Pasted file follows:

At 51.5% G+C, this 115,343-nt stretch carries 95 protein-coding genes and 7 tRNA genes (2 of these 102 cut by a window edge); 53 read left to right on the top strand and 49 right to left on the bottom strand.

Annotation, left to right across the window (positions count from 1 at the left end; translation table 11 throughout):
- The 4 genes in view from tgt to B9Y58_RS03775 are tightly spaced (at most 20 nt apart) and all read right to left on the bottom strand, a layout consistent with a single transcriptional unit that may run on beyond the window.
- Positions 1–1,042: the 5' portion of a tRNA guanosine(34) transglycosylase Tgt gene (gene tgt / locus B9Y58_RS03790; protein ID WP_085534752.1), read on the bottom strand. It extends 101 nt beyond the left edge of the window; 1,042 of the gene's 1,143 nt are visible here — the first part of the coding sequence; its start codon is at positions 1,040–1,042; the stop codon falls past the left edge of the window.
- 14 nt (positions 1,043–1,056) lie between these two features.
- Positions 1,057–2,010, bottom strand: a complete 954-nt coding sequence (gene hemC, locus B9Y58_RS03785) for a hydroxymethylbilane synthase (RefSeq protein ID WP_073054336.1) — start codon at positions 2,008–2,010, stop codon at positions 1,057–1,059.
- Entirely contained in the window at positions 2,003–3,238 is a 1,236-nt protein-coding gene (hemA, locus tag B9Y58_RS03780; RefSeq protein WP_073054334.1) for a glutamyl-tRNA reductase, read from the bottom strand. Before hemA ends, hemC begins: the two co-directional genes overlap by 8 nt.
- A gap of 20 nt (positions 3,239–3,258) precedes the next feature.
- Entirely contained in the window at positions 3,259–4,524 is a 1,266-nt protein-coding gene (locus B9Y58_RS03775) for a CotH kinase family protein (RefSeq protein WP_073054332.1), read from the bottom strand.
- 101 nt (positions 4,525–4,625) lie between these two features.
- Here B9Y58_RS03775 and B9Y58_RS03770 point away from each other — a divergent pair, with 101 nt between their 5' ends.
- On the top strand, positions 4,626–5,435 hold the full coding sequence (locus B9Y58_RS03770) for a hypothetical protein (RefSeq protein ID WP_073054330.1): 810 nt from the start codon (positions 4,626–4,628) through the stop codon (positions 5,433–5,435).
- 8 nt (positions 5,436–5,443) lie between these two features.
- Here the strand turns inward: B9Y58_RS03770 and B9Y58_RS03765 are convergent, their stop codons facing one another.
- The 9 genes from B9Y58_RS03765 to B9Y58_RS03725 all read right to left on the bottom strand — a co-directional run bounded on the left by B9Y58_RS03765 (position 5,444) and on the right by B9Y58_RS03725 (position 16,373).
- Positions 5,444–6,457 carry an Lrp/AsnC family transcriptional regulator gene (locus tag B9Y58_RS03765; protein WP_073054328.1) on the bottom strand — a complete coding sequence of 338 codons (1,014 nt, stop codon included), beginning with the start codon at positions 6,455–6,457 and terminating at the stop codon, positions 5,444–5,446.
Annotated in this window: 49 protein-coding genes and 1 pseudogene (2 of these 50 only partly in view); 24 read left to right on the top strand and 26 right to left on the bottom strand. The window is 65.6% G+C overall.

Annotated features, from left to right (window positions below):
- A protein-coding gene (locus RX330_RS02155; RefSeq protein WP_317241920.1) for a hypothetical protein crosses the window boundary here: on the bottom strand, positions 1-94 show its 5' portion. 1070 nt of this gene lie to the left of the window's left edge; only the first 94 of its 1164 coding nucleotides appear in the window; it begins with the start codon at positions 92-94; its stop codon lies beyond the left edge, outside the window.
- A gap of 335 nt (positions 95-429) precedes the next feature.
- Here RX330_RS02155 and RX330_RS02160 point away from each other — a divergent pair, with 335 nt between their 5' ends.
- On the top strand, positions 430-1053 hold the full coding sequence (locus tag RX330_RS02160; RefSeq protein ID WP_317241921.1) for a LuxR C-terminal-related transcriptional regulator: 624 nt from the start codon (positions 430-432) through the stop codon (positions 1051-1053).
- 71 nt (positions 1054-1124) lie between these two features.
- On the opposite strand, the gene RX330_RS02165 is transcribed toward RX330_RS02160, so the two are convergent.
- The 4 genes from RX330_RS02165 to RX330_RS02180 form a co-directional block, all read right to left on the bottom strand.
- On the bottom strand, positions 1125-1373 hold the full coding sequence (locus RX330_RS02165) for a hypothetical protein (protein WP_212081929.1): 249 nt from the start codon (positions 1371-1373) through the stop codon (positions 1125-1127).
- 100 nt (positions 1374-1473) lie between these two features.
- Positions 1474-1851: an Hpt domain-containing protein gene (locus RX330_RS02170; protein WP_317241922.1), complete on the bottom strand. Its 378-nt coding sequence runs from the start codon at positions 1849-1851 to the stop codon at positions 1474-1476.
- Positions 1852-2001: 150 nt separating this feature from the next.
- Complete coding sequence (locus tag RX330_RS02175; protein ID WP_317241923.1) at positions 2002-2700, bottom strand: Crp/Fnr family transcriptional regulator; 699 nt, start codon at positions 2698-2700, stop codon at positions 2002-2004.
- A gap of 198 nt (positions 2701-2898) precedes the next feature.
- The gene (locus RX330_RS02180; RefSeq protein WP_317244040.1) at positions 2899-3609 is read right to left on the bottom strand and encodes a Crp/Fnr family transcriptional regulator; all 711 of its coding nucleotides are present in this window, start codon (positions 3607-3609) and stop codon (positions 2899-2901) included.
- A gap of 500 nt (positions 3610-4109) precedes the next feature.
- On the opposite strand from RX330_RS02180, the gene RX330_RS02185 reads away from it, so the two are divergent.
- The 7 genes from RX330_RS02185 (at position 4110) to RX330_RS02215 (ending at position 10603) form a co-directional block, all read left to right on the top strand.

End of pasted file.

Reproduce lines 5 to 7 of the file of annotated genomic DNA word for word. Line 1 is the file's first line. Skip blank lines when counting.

- 14 nt (positions 1,043–1,056) lie between these two features.
- Positions 1,057–2,010, bottom strand: a complete 954-nt coding sequence (gene hemC, locus B9Y58_RS03785) for a hydroxymethylbilane synthase (RefSeq protein ID WP_073054336.1) — start codon at positions 2,008–2,010, stop codon at positions 1,057–1,059.
- Entirely contained in the window at positions 2,003–3,238 is a 1,236-nt protein-coding gene (hemA, locus tag B9Y58_RS03780; RefSeq protein WP_073054334.1) for a glutamyl-tRNA reductase, read from the bottom strand. Before hemA ends, hemC begins: the two co-directional genes overlap by 8 nt.